Remembering when hell came to Jeju IslandUnwritten in the guidebooks of Jeju Island, and only scantily recorded in the history books of Korea, is a dark piece of history that the 540,000 islanders carry in their hearts. The beautiful soccer stadium built for the World Cup and the golf courses on which vacationers relax are built on ground that was once scorched earth. Once upon a time, the islanders paid with their lives in a tug-of-war for control of the island.
"It is only known that there was a large massacre," Kim Yung-hoon reported to a conference on Jeju in April that was discussing ways to bring peace and reconciliation to the island. Mr. Kim is a member of the Jeju Provincial Council and a leader in the movement to tell the story of the Jeju massacres of 1948-49.
Actually, a fair amount is known -- the dates of the major guerrilla raids and the eradication drives by the police. There is even a consensus on roughly how many perished in those 13 months -- about 30,000, one-tenth of the island's population.
An attempt to record the names of all the dead, however, is stalled at a little over 14,000. "We think there are more," Mr. Kim said. "Some keep silent, or have fled. Whole families perished leaving no survivor to bear witness that they had ever lived."
Kim Hyoung-choe, 81, remembers vividly how he barely escaped death. Scrambling down the steep side of a small forest, just as he had done when he was 27, he steps into the cave in which he with other men, women and children took refuge in November 1948, listening as shots echoed nearby. "Nobody spoke a word. One woman put her hands over a crying baby's mouth. At the end he was dead."
Mr. Kim and three other men left the hiding place to search for a safer refuge. When they returned they found the mouth of the cave blocked with stones. In a nearby glade they found 45 bodies with their arms tied behind their backs, all shot and burned. He identified his grandfather and uncle and wrote down a list of others he recognized. "We buried them as well as we could."
"Why do Jeju people still obsess about it?" Kim Yung-hoon, the Jeju parliamentarian, asked rhetorically. "Because it still causes pain and suffering, mutual accusations, claims on the government."
At the Jeju peace conference, they called it the "4/3 Incident" -- a curiously uninformative name, reflecting the difficulty both Jejuans and Korean mainlanders have had for half a century in understanding what happened. The officially accepted truth has been that it was an uprising by Communist guerrillas that was quelled by government force. That suited the needs of both left (the people wanted socialism, but the United States and Syngman Rhee thwarted their aspirations) and right (legal authority secured the people's rights against lawless terrorists).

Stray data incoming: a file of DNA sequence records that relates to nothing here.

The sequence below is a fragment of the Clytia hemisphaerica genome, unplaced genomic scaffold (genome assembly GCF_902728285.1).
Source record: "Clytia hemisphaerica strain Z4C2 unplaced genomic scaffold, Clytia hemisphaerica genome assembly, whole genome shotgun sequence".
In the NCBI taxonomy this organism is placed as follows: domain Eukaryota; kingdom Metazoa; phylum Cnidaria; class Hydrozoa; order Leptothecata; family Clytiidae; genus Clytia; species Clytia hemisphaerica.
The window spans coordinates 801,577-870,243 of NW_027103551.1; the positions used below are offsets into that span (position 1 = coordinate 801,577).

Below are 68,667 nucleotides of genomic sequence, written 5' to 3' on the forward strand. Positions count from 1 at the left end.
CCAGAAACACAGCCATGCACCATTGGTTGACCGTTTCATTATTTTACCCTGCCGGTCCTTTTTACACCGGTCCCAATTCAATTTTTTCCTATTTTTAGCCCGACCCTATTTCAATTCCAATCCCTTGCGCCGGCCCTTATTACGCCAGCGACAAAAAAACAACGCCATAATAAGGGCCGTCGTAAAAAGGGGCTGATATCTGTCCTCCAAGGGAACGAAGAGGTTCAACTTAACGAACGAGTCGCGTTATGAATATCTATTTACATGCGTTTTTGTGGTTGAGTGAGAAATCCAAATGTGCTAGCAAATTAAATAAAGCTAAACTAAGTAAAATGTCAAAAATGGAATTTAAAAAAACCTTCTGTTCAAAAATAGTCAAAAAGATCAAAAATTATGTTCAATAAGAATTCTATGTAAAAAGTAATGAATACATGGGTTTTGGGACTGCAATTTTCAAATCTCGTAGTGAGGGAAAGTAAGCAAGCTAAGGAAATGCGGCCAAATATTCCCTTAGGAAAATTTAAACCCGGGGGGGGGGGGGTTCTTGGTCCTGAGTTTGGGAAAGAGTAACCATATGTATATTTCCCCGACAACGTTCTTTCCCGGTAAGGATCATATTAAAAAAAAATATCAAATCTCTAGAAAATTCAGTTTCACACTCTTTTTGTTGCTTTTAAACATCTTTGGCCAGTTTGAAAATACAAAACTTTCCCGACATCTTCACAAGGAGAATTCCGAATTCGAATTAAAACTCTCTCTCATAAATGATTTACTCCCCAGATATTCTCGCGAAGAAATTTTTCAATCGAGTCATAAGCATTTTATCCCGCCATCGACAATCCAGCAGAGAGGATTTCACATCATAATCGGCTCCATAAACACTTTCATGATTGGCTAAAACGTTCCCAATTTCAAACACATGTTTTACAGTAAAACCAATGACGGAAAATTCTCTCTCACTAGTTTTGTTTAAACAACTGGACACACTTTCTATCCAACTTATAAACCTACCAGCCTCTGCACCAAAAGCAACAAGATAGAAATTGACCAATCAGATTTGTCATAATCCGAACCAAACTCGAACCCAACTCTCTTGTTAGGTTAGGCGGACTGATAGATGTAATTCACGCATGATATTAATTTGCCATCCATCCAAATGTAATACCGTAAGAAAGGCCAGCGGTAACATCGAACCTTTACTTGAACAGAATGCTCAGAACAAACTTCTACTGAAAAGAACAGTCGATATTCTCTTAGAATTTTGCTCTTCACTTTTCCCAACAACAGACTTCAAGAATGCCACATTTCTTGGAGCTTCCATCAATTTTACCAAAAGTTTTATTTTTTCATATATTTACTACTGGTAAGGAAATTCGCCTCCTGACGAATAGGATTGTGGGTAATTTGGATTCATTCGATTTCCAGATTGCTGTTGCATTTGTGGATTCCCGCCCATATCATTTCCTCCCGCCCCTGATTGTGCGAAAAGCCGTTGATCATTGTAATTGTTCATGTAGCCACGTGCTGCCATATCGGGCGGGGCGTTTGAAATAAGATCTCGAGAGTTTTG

The official version may even be a pretty good approximation of what happened. Among the population of fishermen and poor farmers were Marxists, many of them radicalized by forced labor during the Japanese colonial period. And many of the police had been trained by the Japanese during the occupation. No love was lost between brother Jejuans.
On the night of "4/3," April 3, 1948, 500 leftist guerrillas, reinforced by about 3,000 peasants armed with sticks and spears, attacked most of the police stations in northern Jeju. Thirty police and four insurgents were killed.
A manifesto issued that day was couched in standard Marxist rhetoric, addressed to "dear citizens, parents, brothers and sisters" and calling on them to rise against "the American cannibals and their running dogs."
The direct issues were explicitly political -- opposition to separate elections in the South and support for a unified Korea controlled by the left. But Jeju had a long history of loose government control and periodic rebellion, and most historians regard the "4/3 incident" as just that, an incident -- spontaneous, uncontrolled by any larger communist authority.
For several weeks, the rebels had the best of the clashes that followed. Captured police were subjected to "People's tribunals" and summarily executed. Some were turned over to women for execution, "because women had suffered most under the police terror."
Eventually, however, police reinforcements arrived from mainland Korea, along with the "Northwest Student Association," a group of refugee toughs from the North who operated outside any authority.
In one incident, a militia recaptured a village on the island's northern shore that had been occupied for several days by rebels. The commander lined villagers up on both sides of the road. He faced one of the lines of peasants.